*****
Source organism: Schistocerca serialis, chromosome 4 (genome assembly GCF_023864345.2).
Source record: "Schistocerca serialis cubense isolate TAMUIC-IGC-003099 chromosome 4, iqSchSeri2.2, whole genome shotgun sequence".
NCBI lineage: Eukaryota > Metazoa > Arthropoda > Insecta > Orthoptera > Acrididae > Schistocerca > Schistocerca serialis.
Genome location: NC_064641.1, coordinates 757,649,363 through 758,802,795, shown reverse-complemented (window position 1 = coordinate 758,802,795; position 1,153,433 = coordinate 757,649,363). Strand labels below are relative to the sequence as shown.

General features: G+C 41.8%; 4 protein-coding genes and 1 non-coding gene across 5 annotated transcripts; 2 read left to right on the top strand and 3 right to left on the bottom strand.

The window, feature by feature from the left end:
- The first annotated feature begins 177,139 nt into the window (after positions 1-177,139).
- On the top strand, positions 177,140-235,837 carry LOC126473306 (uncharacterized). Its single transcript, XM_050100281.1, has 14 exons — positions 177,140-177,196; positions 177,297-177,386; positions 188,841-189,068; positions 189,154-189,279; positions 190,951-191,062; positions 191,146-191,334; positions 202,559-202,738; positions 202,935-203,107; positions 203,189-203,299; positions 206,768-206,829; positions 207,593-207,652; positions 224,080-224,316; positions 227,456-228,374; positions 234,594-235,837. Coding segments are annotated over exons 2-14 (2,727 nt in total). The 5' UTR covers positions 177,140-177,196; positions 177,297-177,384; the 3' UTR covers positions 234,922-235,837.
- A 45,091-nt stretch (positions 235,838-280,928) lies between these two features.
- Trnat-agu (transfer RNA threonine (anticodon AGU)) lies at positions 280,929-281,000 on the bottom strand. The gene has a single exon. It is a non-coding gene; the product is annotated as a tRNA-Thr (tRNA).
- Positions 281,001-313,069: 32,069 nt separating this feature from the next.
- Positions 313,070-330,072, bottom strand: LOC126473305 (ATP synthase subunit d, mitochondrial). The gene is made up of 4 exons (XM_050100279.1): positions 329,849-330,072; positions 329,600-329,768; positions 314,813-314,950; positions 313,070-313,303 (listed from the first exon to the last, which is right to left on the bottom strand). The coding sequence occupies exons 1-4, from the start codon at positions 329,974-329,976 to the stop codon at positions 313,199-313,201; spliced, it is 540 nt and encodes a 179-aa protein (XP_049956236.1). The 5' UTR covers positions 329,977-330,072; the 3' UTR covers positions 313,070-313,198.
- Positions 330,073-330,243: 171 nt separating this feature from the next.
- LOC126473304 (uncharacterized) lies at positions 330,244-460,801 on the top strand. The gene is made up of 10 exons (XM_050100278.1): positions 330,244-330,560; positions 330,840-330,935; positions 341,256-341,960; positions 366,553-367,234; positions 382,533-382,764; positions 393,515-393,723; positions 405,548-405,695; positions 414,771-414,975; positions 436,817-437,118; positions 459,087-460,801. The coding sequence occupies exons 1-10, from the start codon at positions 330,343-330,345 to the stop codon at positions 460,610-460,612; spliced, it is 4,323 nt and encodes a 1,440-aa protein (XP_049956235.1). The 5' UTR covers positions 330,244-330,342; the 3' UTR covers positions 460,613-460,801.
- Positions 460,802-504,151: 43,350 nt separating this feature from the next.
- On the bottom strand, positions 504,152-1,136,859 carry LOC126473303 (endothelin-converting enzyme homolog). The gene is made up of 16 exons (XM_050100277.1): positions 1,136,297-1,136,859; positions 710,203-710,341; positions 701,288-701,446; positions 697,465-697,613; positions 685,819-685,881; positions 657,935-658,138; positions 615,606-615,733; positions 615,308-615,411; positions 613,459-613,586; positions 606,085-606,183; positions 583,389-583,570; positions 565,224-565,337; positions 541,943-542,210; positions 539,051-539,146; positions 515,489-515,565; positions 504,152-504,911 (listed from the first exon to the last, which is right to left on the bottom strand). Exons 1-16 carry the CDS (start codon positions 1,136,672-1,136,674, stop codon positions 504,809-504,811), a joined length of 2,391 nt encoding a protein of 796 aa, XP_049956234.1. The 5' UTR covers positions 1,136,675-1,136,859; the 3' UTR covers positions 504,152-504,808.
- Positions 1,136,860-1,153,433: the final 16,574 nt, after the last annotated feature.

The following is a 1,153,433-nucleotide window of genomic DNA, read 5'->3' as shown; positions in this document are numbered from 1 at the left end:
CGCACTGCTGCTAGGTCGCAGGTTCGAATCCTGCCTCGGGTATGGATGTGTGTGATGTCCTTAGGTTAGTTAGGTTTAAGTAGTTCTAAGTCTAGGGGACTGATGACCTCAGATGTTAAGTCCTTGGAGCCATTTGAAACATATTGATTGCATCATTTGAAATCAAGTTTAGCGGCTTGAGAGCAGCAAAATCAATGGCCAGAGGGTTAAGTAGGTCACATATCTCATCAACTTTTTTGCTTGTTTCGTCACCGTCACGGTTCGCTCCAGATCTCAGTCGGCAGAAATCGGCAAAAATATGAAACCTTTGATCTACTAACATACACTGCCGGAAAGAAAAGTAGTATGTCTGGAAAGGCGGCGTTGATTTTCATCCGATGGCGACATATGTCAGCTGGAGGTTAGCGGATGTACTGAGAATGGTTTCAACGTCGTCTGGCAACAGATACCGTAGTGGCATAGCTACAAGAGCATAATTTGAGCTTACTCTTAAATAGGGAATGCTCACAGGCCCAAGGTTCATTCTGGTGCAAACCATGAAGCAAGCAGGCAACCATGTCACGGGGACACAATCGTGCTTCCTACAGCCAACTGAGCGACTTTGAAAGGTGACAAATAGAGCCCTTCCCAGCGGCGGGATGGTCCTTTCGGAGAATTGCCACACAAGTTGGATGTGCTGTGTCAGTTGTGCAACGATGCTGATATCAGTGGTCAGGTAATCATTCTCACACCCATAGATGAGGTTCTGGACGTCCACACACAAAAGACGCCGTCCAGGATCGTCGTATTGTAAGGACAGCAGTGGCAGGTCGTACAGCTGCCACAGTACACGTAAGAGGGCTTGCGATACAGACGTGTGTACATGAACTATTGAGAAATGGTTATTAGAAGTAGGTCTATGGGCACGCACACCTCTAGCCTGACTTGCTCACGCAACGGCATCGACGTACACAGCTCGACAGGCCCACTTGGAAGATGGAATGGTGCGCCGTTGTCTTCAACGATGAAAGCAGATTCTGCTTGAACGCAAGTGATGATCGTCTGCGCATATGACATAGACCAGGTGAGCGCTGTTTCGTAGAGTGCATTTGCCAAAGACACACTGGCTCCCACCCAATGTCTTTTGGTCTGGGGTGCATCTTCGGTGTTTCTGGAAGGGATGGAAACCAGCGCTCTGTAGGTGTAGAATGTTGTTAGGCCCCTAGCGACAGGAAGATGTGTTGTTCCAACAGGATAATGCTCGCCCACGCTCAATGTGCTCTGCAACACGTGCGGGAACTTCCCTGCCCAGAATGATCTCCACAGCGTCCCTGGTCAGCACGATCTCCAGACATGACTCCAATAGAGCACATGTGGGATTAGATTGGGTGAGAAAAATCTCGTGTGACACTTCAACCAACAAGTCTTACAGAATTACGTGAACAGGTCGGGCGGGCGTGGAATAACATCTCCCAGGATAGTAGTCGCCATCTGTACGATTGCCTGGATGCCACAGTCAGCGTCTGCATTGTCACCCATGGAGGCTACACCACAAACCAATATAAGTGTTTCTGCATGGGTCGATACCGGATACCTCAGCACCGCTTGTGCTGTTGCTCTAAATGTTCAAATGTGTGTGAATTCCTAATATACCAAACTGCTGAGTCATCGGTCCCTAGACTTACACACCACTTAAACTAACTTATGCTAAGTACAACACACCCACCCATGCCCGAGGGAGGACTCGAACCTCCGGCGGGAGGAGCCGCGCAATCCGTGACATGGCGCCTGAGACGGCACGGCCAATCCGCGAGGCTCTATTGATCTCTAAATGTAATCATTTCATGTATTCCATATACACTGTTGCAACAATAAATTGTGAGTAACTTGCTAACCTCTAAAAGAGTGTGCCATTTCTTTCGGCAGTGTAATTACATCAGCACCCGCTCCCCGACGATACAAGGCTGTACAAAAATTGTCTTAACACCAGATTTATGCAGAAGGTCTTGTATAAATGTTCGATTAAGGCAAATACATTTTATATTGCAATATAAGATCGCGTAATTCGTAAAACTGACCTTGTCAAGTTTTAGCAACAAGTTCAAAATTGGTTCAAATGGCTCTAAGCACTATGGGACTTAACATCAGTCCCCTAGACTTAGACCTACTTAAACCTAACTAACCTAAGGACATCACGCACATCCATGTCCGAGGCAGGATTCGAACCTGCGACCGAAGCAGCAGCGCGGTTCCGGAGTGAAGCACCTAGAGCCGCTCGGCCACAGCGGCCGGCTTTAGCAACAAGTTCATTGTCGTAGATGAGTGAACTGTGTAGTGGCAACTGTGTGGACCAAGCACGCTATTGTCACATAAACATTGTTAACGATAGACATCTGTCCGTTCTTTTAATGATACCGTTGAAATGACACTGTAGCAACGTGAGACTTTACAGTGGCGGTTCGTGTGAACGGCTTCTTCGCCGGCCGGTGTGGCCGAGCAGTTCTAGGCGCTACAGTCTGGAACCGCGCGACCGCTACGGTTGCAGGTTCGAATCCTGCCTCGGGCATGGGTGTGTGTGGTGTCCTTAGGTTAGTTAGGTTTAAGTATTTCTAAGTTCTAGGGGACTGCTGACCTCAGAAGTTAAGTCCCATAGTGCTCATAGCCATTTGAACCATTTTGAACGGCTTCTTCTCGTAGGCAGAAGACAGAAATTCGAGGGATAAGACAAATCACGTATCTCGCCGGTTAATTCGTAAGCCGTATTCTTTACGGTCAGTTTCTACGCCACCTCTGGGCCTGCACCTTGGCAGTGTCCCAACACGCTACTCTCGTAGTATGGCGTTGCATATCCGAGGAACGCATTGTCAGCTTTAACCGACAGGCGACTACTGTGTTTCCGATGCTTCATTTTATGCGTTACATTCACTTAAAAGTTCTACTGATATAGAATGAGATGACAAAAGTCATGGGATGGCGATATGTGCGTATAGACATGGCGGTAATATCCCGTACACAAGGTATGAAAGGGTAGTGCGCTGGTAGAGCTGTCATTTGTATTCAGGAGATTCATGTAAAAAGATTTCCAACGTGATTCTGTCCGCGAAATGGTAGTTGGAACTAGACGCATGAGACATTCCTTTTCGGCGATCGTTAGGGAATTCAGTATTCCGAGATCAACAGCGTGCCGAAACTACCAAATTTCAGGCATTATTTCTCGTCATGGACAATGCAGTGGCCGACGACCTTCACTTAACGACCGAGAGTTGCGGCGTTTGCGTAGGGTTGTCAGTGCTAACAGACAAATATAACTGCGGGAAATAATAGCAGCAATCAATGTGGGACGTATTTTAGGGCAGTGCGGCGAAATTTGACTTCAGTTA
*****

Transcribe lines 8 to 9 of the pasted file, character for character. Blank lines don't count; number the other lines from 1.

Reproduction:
- On the top strand, positions 177,140-235,837 carry LOC126473306 (uncharacterized). Its single transcript, XM_050100281.1, has 14 exons — positions 177,140-177,196; positions 177,297-177,386; positions 188,841-189,068; positions 189,154-189,279; positions 190,951-191,062; positions 191,146-191,334; positions 202,559-202,738; positions 202,935-203,107; positions 203,189-203,299; positions 206,768-206,829; positions 207,593-207,652; positions 224,080-224,316; positions 227,456-228,374; positions 234,594-235,837. Coding segments are annotated over exons 2-14 (2,727 nt in total). The 5' UTR covers positions 177,140-177,196; positions 177,297-177,384; the 3' UTR covers positions 234,922-235,837.
- A 45,091-nt stretch (positions 235,838-280,928) lies between these two features.